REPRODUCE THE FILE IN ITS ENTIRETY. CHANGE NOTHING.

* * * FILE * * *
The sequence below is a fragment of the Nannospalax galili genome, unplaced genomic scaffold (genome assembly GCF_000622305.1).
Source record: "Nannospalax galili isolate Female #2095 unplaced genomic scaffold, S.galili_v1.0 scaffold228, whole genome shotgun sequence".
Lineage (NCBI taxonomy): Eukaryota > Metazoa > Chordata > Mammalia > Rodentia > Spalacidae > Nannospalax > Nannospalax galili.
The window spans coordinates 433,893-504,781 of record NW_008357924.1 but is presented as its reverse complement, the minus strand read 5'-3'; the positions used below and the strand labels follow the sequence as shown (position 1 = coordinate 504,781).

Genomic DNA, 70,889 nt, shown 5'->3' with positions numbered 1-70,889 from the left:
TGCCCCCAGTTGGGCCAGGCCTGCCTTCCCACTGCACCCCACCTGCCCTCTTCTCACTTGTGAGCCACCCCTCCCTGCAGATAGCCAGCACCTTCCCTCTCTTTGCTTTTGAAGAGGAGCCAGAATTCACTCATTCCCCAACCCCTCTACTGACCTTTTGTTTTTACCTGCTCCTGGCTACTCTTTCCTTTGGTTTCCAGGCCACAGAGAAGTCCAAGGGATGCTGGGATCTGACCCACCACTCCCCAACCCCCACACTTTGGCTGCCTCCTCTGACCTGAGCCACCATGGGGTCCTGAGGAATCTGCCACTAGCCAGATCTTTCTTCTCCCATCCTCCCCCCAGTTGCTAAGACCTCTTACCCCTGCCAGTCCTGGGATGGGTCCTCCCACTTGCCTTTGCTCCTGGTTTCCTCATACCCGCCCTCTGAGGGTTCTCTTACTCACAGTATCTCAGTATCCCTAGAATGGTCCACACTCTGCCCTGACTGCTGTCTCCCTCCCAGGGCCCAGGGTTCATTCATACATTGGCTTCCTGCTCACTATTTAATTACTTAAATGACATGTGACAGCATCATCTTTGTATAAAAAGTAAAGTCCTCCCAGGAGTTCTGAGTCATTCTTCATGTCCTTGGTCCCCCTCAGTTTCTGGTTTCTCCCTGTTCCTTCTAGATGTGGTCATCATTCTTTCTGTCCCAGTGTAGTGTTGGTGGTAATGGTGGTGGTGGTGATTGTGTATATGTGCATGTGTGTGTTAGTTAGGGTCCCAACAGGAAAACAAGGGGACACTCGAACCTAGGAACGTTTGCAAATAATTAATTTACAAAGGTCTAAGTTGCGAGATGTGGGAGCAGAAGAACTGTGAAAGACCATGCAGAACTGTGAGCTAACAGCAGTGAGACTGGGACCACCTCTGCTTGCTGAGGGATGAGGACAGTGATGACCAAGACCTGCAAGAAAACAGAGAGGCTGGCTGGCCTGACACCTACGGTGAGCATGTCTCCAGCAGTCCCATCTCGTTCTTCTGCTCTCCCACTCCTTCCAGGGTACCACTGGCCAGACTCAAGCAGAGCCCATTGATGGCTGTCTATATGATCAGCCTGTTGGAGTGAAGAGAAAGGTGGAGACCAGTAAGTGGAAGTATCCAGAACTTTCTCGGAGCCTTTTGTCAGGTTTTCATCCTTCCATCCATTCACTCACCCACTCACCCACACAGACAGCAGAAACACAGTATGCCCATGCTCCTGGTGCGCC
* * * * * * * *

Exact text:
The sequence below is a fragment of the Nannospalax galili genome, unplaced genomic scaffold (genome assembly GCF_000622305.1).
Source record: "Nannospalax galili isolate Female #2095 unplaced genomic scaffold, S.galili_v1.0 scaffold228, whole genome shotgun sequence".
Lineage (NCBI taxonomy): Eukaryota > Metazoa > Chordata > Mammalia > Rodentia > Spalacidae > Nannospalax > Nannospalax galili.
The window spans coordinates 433,893-504,781 of record NW_008357924.1 but is presented as its reverse complement, the minus strand read 5'-3'; the positions used below and the strand labels follow the sequence as shown (position 1 = coordinate 504,781).

Genomic DNA, 70,889 nt, shown 5'->3' with positions numbered 1-70,889 from the left:
TGCCCCCAGTTGGGCCAGGCCTGCCTTCCCACTGCACCCCACCTGCCCTCTTCTCACTTGTGAGCCACCCCTCCCTGCAGATAGCCAGCACCTTCCCTCTCTTTGCTTTTGAAGAGGAGCCAGAATTCACTCATTCCCCAACCCCTCTACTGACCTTTTGTTTTTACCTGCTCCTGGCTACTCTTTCCTTTGGTTTCCAGGCCACAGAGAAGTCCAAGGGATGCTGGGATCTGACCCACCACTCCCCAACCCCCACACTTTGGCTGCCTCCTCTGACCTGAGCCACCATGGGGTCCTGAGGAATCTGCCACTAGCCAGATCTTTCTTCTCCCATCCTCCCCCCAGTTGCTAAGACCTCTTACCCCTGCCAGTCCTGGGATGGGTCCTCCCACTTGCCTTTGCTCCTGGTTTCCTCATACCCGCCCTCTGAGGGTTCTCTTACTCACAGTATCTCAGTATCCCTAGAATGGTCCACACTCTGCCCTGACTGCTGTCTCCCTCCCAGGGCCCAGGGTTCATTCATACATTGGCTTCCTGCTCACTATTTAATTACTTAAATGACATGTGACAGCATCATCTTTGTATAAAAAGTAAAGTCCTCCCAGGAGTTCTGAGTCATTCTTCATGTCCTTGGTCCCCCTCAGTTTCTGGTTTCTCCCTGTTCCTTCTAGATGTGGTCATCATTCTTTCTGTCCCAGTGTAGTGTTGGTGGTAATGGTGGTGGTGGTGATTGTGTATATGTGCATGTGTGTGTTAGTTAGGGTCCCAACAGGAAAACAAGGGGACACTCGAACCTAGGAACGTTTGCAAATAATTAATTTACAAAGGTCTAAGTTGCGAGATGTGGGAGCAGAAGAACTGTGAAAGACCATGCAGAACTGTGAGCTAACAGCAGTGAGACTGGGACCACCTCTGCTTGCTGAGGGATGAGGACAGTGATGACCAAGACCTGCAAGAAAACAGAGAGGCTGGCTGGCCTGACACCTACGGTGAGCATGTCTCCAGCAGTCCCATCTCGTTCTTCTGCTCTCCCACTCCTTCCAGGGTACCACTGGCCAGACTCAAGCAGAGCCCATTGATGGCTGTCTATATGATCAGCCTGTTGGAGTGAAGAGAAAGGTGGAGACCAGTAAGTGGAAGTATCCAGAACTTTCTCGGAGCCTTTTGTCAGGTTTTCATCCTTCCATCCATTCACTCACCCACTCACCCACACAGACAGCAGAAACACAGTATGCCCATGCTCCTGGTGCGCC